New Dynamics in U.S.-Korean Relations The victory of the liberal Roh Moo-Hyun in the December 19th South Korean presidential elections has been presented in the western media as a source of future tension in South Korean-U.S. relations.
The Time-Out Method Doesn't Work For the past two years, the Bush administration has treated North Korea like a child throwing a tantrum.
Iraq, North Korea, and the U.S. Nuclear "...Or Else" Bush forced Pyongyang into a preemptive posture in anticipation of what Washington would do after the Iraqi crisis moves from the top of the foreign policy agenda.
by Dereliction: U.S. Policy Toward Korea is in Disarray by Bruce Cumings
The U.S. "War on Terror" and East Asia by James Reilly
Korea Conflict Profile by John Feffer
Reviewing the Korea-U.S. Summit: What Lies Beneath by Brent (Won-Ki) Choi
Redressing Evil: Advice from South Korea by Brent Choi
Articles from ZNet
Wrong Again: US policy on North Korea The same folks who brought us the invasion of Iraq and a menu of hyped-up warnings about Saddam Hussein's weapons have similarly exaggerated the North Korean threat: indeed, the second North Korean nuclear crisis began in October 2002, when 'sexed-up' intelligence was used to push Pyongyang against the wall and make bilateral negotiations impossible.
Targeting North Korea For all the ballyhoo surrounding the North Korean admission of a nuclear weapons program in meetings with U.S. officials, one salient fact has been overlooked. It never happened.
Peace--The Real Solution to Famine in North Korea "I have no respect for a man who starves his own people," declared President Bush...But Is Kim Jong Il really starving his people or is the fact that the U.S. is still technically at war with North Korea driving the persistence of famine?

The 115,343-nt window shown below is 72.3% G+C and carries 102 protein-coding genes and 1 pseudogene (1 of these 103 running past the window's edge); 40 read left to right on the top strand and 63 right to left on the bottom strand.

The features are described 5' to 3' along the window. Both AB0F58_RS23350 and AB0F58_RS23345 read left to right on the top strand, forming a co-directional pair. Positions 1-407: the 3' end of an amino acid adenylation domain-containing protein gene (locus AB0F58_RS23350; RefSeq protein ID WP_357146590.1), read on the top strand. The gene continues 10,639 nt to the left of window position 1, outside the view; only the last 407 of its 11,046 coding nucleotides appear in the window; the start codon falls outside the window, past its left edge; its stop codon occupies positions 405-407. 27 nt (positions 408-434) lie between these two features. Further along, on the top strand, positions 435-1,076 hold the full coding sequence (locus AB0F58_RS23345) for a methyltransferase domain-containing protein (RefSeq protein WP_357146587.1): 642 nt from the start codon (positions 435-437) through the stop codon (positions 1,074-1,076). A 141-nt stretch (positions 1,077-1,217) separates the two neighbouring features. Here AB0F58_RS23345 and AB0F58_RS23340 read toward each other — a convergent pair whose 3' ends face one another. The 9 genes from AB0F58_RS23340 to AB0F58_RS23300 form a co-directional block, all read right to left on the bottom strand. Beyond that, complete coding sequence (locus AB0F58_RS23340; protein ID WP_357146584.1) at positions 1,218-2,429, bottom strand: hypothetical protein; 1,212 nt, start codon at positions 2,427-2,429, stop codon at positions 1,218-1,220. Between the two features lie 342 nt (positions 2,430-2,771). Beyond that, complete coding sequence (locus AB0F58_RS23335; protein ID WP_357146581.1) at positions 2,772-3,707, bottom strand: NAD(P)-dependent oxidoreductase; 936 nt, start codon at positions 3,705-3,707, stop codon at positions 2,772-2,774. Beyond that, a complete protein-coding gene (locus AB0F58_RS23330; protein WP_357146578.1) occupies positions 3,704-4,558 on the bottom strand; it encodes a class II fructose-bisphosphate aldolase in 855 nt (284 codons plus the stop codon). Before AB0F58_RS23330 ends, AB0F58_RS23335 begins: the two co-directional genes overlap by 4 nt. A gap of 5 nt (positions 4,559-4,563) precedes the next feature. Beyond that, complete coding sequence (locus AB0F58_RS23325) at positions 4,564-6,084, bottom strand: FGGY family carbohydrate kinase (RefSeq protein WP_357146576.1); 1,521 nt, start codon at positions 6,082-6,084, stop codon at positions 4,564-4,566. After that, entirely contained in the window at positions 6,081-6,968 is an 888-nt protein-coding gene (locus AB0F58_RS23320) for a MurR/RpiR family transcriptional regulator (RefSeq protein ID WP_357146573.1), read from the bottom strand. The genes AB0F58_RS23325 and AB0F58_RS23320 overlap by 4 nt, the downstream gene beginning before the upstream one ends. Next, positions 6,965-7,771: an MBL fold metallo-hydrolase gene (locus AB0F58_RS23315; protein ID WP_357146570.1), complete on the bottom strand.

Recovering a Lost Opportunity: Japan-North Korea Negotiations in the Wake of the Iraqi War The September 17, 2002 agreement between Japan and North Korea opened the way to resolution of the longstanding conflict that is central to tensions on the Korean peninsula, in Japan-Korea relations, and throughout Northeast Asia. Those prospects were quickly overwhelmed by the combination of new conflicts over North Korea's nuclear program and the NK announcement concerning the abductions and deaths of Japanese citizens.
Korea, South and North, at Risk The good news is that North Korean and American diplomats will begin talking again, thanks largely to Chinese pressure. The bad news is that the Bush administration's ideological baggage may overwhelm those talks.
Containment, War: Korean Options The recent outpourings of analysis
and comment on the "Korean problem" around the world are characterized
by righteous indignation and denunciation. They tend to be shaped, consciously
or unconsciously, by an "imperial" frame of reference, insisting that Pyongyang
submit to the will of the "international community" when what is really
meant is the will of Washington.
My Academic Articles on the U.S., Korea, and the Asia-Pacific
Students' Papers on the U.S. and the Two Koreas